The diagnosis of Borrelia-induced LC is clinical and requires a high level of suspicion.7 The presence of diffuse infiltration of the mammary areola, with histopathological findings of nodular dermal lymphoid infiltration with germinal center formation, should raise suspicion of the diagnosis of a B-cell RCLH with nodular pattern and, within the appropriate epidemiological context, due to B. burgdorferi. Diagnosis is confirmed by histopathological examination, serologies, and/or detection of B. burgdorferi DNA in tissue by PCR.

The clinical differential diagnosis is established with primary or secondary cutaneous lymphomas, sarcoidosis, nodular gynecomastia, urticarial follicular mucinosis, lupus mastitis, and other etiologies of RCLH.

Treatment includes the administration of doxycycline 100 mg twice a day, or amoxicillin 500 mg every 8 hours for 2-3 weeks.8

Funding

None declared.

Conflicts of interest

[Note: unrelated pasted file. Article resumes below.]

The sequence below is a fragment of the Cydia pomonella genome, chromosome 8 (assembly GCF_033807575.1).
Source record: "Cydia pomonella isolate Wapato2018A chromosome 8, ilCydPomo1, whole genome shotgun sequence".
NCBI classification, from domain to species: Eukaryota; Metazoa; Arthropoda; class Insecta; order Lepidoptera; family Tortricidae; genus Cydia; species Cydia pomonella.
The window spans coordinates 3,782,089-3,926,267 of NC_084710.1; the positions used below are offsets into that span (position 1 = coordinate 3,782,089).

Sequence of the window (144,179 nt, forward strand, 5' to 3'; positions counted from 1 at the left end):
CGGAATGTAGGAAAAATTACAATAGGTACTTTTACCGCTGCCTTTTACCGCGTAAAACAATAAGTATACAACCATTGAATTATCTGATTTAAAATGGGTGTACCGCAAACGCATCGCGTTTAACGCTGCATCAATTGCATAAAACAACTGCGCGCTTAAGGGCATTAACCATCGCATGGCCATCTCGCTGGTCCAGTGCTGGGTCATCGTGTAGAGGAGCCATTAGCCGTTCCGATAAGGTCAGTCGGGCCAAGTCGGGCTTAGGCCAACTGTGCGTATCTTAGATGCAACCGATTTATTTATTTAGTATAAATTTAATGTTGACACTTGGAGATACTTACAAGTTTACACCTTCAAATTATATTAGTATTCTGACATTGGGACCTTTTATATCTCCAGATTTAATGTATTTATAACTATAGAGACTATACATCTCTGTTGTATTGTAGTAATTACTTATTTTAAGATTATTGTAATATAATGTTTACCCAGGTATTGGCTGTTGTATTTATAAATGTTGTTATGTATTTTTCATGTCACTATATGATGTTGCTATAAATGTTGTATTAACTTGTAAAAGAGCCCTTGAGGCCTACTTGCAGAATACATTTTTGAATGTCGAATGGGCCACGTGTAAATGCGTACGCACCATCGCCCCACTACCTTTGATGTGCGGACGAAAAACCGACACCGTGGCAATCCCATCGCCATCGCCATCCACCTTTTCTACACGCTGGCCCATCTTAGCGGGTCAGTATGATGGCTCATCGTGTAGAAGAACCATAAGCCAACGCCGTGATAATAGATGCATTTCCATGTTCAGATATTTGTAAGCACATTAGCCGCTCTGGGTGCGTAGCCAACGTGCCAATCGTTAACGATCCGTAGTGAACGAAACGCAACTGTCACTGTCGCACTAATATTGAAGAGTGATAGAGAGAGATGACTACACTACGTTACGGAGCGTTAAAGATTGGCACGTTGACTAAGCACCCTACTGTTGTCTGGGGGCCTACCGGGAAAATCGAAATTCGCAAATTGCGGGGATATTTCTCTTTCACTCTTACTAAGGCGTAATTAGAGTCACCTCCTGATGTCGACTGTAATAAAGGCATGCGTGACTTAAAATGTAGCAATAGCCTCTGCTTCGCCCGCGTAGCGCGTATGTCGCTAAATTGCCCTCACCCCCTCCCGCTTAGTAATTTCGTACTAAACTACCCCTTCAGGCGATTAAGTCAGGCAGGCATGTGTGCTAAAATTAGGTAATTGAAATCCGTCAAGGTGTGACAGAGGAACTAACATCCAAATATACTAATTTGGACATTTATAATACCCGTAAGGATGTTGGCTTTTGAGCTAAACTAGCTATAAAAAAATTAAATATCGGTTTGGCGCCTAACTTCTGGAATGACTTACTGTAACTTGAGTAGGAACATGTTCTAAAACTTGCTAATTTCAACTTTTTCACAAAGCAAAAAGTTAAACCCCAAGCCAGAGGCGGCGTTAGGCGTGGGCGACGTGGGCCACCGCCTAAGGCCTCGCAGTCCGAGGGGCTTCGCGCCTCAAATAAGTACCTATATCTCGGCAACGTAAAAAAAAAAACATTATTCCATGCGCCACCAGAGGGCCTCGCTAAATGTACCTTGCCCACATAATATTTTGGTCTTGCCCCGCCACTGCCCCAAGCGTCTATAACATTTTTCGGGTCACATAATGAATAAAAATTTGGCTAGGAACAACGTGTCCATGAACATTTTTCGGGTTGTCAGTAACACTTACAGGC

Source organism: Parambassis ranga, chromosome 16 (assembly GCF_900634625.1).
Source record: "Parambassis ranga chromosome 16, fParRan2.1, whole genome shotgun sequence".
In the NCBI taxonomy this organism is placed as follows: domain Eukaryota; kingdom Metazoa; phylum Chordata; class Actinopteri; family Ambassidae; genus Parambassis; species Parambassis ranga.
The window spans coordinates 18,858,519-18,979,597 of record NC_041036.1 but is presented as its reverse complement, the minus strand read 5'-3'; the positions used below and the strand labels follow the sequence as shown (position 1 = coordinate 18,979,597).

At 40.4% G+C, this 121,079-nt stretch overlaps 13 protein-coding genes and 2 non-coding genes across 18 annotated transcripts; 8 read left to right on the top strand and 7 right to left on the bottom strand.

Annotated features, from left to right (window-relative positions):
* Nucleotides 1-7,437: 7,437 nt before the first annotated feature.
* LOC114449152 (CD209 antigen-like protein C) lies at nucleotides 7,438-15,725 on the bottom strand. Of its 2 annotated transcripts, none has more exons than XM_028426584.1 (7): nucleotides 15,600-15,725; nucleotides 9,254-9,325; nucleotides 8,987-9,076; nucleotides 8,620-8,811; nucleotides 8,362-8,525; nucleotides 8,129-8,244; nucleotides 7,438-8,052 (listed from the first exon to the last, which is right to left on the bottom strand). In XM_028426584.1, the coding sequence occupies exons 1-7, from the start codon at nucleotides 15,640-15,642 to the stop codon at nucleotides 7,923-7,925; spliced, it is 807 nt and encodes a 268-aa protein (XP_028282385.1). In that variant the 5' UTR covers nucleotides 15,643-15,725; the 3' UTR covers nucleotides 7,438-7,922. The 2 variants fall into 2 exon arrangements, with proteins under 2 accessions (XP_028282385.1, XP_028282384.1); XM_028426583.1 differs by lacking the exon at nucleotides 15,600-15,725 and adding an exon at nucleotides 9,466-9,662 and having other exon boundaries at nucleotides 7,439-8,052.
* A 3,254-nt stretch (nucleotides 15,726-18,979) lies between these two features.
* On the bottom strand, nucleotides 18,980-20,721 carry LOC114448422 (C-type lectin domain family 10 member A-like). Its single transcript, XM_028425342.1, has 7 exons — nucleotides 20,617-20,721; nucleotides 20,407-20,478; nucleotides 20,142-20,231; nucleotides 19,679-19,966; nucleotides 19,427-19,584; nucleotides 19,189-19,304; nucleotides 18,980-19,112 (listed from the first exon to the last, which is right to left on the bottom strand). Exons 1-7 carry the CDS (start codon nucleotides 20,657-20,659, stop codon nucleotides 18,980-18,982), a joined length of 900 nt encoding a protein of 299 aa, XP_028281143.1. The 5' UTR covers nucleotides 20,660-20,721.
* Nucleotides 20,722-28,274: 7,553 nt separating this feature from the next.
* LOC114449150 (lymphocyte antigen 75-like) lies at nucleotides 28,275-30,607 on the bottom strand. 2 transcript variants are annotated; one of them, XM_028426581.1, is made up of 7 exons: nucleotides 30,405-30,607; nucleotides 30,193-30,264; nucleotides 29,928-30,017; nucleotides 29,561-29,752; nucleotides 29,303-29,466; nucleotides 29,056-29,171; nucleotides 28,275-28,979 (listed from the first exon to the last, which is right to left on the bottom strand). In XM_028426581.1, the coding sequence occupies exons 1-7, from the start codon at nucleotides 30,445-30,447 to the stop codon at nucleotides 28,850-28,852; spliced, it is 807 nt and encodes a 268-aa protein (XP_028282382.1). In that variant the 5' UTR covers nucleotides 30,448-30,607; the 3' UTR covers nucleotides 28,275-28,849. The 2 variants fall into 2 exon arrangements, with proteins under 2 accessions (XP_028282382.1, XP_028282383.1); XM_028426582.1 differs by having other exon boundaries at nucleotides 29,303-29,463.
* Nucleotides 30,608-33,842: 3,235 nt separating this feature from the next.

None declared.

References
[1]
C. Mitteldorf, W. Kempf.
Cutaneous pseudolymphoma — A review on the spectrum and a proposal for a new classification.
J Cutan Pathol., 47 (2020), pp. 76-97
[2]
C. Colli, B. Leinweber, R. Müllegger, A. Chott, H. Kerl, L. Cerroni.
Borrelia burgdorferi-associated lymphocytoma cutis: Clinicopathologic, immunophenotypic, and molecular study of 106 cases.
J Cutan Pathol., 31 (2004), pp. 232-240
[3]
E. Van Nieuwenhove, J. Toelen, K. Casteels.
A swollen, red areola in a young boy.
JAMA Pediatr., 170 (2016), pp. 289-290
[4]
L. Cerroni, G. Höfler, B. Bäck, P. Wolf, G. Maier, H. Kerl.
Specific cutaneous infiltrates of B-cell chronic lymphocytic leukemia (B-CLL) at sites typical for Borrelia burgdorferi infection.
J Cutan Pathol., 29 (2002), pp. 142-147
[5]
F. Grange, J. Wechsler, J.C. Guillaume, J. Tortel, M.C. Tortel, B. Audhuy, et al.
Borrelia burgdorferi-associated lymphocytoma cutis simulating a primary cutaneous large B-cell lymphoma.
J Am Acad Dermatol., 47 (2002), pp. 530-534
[6]
D. Romero-Pérez, M. Blanes Martínez, B. Encabo-Durán.
Cutaneous pseudolymphomas.
Actas Dermosifiliogr., 107 (2016), pp. 640-651
[7]
C. Palmen, P. Jamblin, B. Florkin, C. Hoyoux.
Le lymphocytome borrélien du lobe de l’oreille [Borrelia-associated lymphocytoma cutis].
Arch Pediatr., 17 (2010), pp. 1159-1161
[8]
R. Kandhari, S. Kandhari, S. Jain.
Borrelial lymphocytoma cutis: A diagnostic dilemma.
Indian J Dermatol., 59 (2014), pp. 595-597